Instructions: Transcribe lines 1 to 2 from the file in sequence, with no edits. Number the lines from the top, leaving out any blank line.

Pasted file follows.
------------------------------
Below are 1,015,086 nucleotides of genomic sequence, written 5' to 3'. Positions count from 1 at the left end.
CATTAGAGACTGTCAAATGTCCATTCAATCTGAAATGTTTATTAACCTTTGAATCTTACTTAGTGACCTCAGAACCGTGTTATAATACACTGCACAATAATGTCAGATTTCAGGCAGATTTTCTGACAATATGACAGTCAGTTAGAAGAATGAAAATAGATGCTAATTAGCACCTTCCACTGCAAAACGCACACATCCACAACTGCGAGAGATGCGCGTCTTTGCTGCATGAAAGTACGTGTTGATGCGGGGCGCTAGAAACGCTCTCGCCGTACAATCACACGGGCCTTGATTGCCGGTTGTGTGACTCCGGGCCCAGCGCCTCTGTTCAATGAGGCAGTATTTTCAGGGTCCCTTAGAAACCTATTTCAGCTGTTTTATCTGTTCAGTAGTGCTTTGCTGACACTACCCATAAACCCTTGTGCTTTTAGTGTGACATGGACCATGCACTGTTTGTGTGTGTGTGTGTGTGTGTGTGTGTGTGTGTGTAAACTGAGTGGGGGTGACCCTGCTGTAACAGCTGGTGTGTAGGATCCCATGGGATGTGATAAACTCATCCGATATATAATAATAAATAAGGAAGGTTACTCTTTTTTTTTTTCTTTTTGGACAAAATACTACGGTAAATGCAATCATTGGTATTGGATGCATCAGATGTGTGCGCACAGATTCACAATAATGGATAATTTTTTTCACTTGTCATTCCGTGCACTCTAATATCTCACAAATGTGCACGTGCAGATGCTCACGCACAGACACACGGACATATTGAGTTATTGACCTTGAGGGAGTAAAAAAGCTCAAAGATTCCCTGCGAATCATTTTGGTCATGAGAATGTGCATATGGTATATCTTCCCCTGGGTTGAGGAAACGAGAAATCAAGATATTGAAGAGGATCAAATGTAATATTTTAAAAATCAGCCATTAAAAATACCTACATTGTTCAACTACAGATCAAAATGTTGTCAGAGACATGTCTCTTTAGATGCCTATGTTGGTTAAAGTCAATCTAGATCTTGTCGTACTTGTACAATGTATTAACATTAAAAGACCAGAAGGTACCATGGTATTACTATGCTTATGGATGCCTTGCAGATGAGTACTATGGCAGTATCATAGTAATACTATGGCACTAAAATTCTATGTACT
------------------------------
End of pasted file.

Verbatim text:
Below are 1,015,086 nucleotides of genomic sequence, written 5' to 3'. Positions count from 1 at the left end.
CATTAGAGACTGTCAAATGTCCATTCAATCTGAAATGTTTATTAACCTTTGAATCTTACTTAGTGACCTCAGAACCGTGTTATAATACACTGCACAATAATGTCAGATTTCAGGCAGATTTTCTGACAATATGACAGTCAGTTAGAAGAATGAAAATAGATGCTAATTAGCACCTTCCACTGCAAAACGCACACATCCACAACTGCGAGAGATGCGCGTCTTTGCTGCATGAAAGTACGTGTTGATGCGGGGCGCTAGAAACGCTCTCGCCGTACAATCACACGGGCCTTGATTGCCGGTTGTGTGACTCCGGGCCCAGCGCCTCTGTTCAATGAGGCAGTATTTTCAGGGTCCCTTAGAAACCTATTTCAGCTGTTTTATCTGTTCAGTAGTGCTTTGCTGACACTACCCATAAACCCTTGTGCTTTTAGTGTGACATGGACCATGCACTGTTTGTGTGTGTGTGTGTGTGTGTGTGTGTGTGTGTGTAAACTGAGTGGGGGTGACCCTGCTGTAACAGCTGGTGTGTAGGATCCCATGGGATGTGATAAACTCATCCGATATATAATAATAAATAAGGAAGGTTACTCTTTTTTTTTTTCTTTTTGGACAAAATACTACGGTAAATGCAATCATTGGTATTGGATGCATCAGATGTGTGCGCACAGATTCACAATAATGGATAATTTTTTTCACTTGTCATTCCGTGCACTCTAATATCTCACAAATGTGCACGTGCAGATGCTCACGCACAGACACACGGACATATTGAGTTATTGACCTTGAGGGAGTAAAAAAGCTCAAAGATTCCCTGCGAATCATTTTGGTCATGAGAATGTGCATATGGTATATCTTCCCCTGGGTTGAGGAAACGAGAAATCAAGATATTGAAGAGGATCAAATGTAATATTTTAAAAATCAGCCATTAAAAATACCTACATTGTTCAACTACAGATCAAAATGTTGTCAGAGACATGTCTCTTTAGATGCCTATGTTGGTTAAAGTCAATCTAGATCTTGTCGTACTTGTACAATGTATTAACATTAAAAGACCAGAAGGTACCATGGTATTACTATGCTTATGGATGCCTTGCAGATGAGTACTATGGCAGTATCATAGTAATACTATGGCACTAAAATTCTATGTACT